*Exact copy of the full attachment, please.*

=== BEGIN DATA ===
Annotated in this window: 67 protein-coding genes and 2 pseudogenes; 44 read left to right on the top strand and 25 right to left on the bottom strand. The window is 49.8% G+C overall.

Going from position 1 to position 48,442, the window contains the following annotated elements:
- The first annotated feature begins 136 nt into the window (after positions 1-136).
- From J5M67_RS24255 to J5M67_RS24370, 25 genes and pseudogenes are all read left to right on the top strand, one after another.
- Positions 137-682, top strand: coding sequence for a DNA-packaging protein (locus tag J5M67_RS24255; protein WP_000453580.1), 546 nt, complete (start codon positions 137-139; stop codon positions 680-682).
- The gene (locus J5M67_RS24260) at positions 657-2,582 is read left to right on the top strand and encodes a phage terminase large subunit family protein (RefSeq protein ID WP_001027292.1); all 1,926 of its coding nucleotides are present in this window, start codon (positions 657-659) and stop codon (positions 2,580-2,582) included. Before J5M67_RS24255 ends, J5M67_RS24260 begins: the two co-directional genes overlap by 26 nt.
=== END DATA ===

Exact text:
Annotated in this window: 67 protein-coding genes and 2 pseudogenes; 44 read left to right on the top strand and 25 right to left on the bottom strand. The window is 49.8% G+C overall.

Going from position 1 to position 48,442, the window contains the following annotated elements:
- The first annotated feature begins 136 nt into the window (after positions 1-136).
- From J5M67_RS24255 to J5M67_RS24370, 25 genes and pseudogenes are all read left to right on the top strand, one after another.
- Positions 137-682, top strand: coding sequence for a DNA-packaging protein (locus tag J5M67_RS24255; protein WP_000453580.1), 546 nt, complete (start codon positions 137-139; stop codon positions 680-682).
- The gene (locus J5M67_RS24260) at positions 657-2,582 is read left to right on the top strand and encodes a phage terminase large subunit family protein (RefSeq protein ID WP_001027292.1); all 1,926 of its coding nucleotides are present in this window, start codon (positions 657-659) and stop codon (positions 2,580-2,582) included. Before J5M67_RS24255 ends, J5M67_RS24260 begins: the two co-directional genes overlap by 26 nt.